Categorized | Editorial

Eight banks agree to no-cost accounts for low-income clients

Posted on 28 May 2014 by admin

The Conservative government has secured a pledge from Canada’s largest banks to offer no-cost banking accounts for an estimated seven million youth, students and low-income seniors.

Canada’s eight largest banks have agreed to voluntarily adopt new rules starting next year that would offer no-cost accounts for low-income senior Canadians that would allow at least 12 debit transactions per month.

The definition of low income would be tied to the existing rules for the Guaranteed Income Supplement, which was paid in 2013 to seniors with incomes under $20,204 (a figure that does not include Old Age Security benefits).

A move in this direction was first hinted at in the October Speech from the Throne. The promise was repeated in the government’s February budget.

The government is also pledging that all Canadians could receive that same level of service in a “low-cost” plan for $4 a month.

The government has been making a series of consumer-focused announcements lately that are targeted on improving financial literacy. In April, the government named its first financial literacy leader, Jane Rooney. That position is expected to be an advocate for clear reporting of private-sector fees and will publish tips for Canadians on how to manage personal expenses and credit cards.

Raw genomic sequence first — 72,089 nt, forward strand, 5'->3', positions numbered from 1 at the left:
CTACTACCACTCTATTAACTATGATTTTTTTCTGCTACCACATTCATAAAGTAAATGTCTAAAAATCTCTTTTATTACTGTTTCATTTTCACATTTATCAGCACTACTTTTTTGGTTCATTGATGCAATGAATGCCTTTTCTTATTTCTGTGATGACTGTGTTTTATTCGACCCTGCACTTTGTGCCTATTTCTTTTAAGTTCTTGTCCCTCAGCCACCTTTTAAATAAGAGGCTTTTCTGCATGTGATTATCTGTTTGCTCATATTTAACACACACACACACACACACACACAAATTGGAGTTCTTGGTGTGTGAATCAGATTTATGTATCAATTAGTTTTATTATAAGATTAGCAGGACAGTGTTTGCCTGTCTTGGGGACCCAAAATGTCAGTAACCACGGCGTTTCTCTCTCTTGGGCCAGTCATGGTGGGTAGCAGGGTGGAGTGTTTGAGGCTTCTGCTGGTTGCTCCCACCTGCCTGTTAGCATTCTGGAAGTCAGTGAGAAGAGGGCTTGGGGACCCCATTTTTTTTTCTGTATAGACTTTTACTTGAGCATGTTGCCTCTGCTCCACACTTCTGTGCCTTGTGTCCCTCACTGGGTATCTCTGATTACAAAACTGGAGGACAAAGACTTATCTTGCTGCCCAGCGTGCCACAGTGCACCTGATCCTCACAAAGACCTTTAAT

In its submission as part of the consultations on the framework, the Canadian Bankers Association said it believes in fair treatment of the consumer, but expressed some concern with the government’s direction.

“We are concerned about any proposed fundamental shift in policy direction, moving from the current approach where the expectations on banks are clear and implementable to regulating ‘fair treatment of the consumer,’” the CBA said in its submission to the Finance Department. “The experience of other jurisdictions leads us to conclude that regulating ‘fairness,’ while noble in principle, can lead to a series of unintended negative consequences for both consumers and banks – because regulating ‘fairness’ is subject to ambiguity and ongoing interpretation.”

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